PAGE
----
Explanatory style and depression : the role of activity : a thesis presented in partial fulfilment of the requirements for the degree of Doctor of Clinical Psychology at Massey University, Albany, New Zealand

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Massey University
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Learned helplessness theory and its subsequent reformulation propose that a pessimistic explanatory style renders an individual vulnerable to depression. A large body of literature has supported this association within various samples and utilising a range of methodologies. No prior study has explored explanatory style and depression among a New Zealand sample of clinically depressed adults. Furthermore, no prior research has examined the role of activity level or activity type in relation to these variables. Given the importance of behavioural activation in recovery from depression, Study 1 aimed to bridge this gap. The sample consisted of 29 adult clients diagnosed with Major Depressive Disorder (MDD) and receiving a 20 session protocol of Cognitive Behaviour Therapy (CBT) as part of The Depression Study; a treatment outcome study conducted at Massey University, Albany, Auckland, New Zealand. Data were derived from intake assessment scores for explanatory style and depression severity, as measured via the Attributional Style Questionnaire (ASQ) and Beck Depression Inventory–Second Edition (BDI-II) respectively. Data were also derived from several activity level and activity type indices formulated for Study 1 by the use of information contained within activity charts; a tool used for a between-session task (homework) conducted early in CBT. Study 1 supported an association between a pessimistic explanatory style and depression severity and provisional support was found for the proposed model of the current project, implicating the role of activity among interactions between explanatory style and depression. In collecting data for Study 1 it became apparent that an adaptation to the activity chart may yield greater information particularly with regard to activity type, such as the extent to which social interaction occurred. Study 2 of the current research project aimed to compare the original activity chart with the adapted chart, by grouping The Depression Study clients according to whether they completed the original (n = 15) or the adapted (n = 8) activity chart, and comparing the data obtained. Mann-Whitney U tests confirmed that the adapted chart was more successful in collecting information regarding social interaction and ratings for mastery and pleasure. It is suggested that the adapted chart could be more beneficial in contrast to the chart typically used in CBT to date; this advantage could extend across both research and clinical settings for the examination of client activity.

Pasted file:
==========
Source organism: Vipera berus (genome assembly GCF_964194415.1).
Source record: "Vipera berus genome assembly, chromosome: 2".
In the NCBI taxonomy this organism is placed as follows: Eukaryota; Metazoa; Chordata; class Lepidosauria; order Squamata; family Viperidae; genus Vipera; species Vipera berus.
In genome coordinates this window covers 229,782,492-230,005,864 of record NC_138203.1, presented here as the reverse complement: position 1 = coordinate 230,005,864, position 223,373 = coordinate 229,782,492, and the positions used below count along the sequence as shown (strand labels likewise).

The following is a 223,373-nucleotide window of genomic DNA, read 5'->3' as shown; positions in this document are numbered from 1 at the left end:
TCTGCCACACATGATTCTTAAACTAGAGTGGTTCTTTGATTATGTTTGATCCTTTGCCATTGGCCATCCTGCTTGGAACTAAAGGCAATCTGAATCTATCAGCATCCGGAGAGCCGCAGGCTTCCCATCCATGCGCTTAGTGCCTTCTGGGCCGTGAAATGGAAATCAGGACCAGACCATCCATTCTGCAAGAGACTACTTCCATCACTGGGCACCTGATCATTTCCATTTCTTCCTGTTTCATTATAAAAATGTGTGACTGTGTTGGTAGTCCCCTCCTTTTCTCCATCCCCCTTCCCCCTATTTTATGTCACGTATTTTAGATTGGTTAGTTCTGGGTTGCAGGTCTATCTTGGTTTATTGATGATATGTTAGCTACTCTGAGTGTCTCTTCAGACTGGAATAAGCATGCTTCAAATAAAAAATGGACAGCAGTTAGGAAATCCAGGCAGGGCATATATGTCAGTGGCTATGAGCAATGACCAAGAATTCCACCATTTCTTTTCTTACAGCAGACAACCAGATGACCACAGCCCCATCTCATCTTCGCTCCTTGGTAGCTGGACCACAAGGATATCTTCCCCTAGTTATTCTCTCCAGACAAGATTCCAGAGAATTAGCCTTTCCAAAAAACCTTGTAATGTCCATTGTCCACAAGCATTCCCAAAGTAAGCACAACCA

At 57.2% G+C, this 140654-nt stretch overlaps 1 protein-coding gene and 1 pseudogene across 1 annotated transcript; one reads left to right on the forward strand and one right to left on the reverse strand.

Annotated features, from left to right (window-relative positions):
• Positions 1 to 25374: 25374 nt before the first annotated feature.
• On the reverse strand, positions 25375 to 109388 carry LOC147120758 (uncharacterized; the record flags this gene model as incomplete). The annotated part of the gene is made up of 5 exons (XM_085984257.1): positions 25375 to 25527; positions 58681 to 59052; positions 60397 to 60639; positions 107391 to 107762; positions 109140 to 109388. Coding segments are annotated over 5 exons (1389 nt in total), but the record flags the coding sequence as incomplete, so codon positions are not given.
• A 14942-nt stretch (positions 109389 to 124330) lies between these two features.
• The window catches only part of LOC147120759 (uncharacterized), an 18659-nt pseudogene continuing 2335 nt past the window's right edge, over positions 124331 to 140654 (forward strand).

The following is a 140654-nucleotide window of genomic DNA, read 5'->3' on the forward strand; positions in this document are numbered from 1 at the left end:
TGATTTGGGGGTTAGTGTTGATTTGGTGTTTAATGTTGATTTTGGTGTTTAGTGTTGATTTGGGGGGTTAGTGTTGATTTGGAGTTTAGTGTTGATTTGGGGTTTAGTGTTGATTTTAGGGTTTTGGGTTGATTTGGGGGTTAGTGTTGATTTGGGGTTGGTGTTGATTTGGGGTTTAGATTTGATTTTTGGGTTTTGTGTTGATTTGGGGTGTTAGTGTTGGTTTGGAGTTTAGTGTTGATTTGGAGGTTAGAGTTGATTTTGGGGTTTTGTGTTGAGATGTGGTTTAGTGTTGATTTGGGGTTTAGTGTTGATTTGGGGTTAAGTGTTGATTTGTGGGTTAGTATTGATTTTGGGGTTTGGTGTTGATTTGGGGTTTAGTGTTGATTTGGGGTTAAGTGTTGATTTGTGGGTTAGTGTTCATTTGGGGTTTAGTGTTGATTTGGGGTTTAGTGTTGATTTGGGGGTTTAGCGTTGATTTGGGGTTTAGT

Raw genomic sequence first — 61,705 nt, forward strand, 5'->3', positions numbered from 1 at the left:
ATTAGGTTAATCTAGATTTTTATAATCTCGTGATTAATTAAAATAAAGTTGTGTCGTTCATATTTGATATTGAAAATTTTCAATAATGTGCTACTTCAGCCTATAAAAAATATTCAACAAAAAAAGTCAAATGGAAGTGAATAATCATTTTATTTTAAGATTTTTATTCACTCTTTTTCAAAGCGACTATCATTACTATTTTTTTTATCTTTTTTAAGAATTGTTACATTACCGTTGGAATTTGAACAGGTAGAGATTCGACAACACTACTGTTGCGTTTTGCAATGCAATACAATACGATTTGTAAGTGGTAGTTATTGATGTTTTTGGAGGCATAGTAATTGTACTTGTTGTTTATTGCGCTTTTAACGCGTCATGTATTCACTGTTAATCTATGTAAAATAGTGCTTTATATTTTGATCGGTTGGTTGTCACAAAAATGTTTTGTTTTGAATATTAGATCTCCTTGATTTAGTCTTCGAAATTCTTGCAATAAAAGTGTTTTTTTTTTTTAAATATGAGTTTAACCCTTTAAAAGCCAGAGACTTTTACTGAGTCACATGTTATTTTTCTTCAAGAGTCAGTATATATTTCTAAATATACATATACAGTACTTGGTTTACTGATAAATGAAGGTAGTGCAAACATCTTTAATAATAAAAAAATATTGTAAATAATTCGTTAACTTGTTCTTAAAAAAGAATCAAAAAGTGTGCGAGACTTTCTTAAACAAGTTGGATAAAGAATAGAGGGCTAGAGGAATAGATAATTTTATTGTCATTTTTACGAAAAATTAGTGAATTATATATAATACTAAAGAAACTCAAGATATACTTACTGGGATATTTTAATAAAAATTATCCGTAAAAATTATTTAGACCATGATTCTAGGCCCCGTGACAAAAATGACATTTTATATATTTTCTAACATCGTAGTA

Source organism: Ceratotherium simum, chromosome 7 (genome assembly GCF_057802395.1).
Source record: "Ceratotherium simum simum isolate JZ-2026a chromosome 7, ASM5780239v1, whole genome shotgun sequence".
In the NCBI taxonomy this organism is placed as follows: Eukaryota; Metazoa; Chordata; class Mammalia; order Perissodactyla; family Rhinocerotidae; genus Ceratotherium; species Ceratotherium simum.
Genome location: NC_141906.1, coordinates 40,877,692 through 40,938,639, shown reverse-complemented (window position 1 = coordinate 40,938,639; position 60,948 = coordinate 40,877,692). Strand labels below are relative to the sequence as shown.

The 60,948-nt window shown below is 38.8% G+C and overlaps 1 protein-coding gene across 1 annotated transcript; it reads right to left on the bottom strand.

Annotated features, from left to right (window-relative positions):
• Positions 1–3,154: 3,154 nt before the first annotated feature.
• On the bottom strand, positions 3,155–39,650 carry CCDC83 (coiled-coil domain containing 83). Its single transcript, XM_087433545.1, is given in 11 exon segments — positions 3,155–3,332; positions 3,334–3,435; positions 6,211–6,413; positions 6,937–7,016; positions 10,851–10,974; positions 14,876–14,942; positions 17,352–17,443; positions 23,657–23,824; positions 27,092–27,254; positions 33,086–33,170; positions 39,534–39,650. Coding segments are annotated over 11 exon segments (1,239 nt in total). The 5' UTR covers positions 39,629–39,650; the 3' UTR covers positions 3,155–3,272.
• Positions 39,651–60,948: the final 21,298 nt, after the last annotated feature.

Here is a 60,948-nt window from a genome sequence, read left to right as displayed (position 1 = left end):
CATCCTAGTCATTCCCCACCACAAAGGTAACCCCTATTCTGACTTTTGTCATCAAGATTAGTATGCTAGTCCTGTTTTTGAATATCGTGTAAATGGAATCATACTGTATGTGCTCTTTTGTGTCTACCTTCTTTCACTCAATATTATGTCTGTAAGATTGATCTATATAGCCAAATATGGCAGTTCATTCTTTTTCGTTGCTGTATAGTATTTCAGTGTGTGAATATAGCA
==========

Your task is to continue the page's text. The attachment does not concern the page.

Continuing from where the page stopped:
Mental depression, Explanatory style (Psychology), Cognitive therapy, Client activity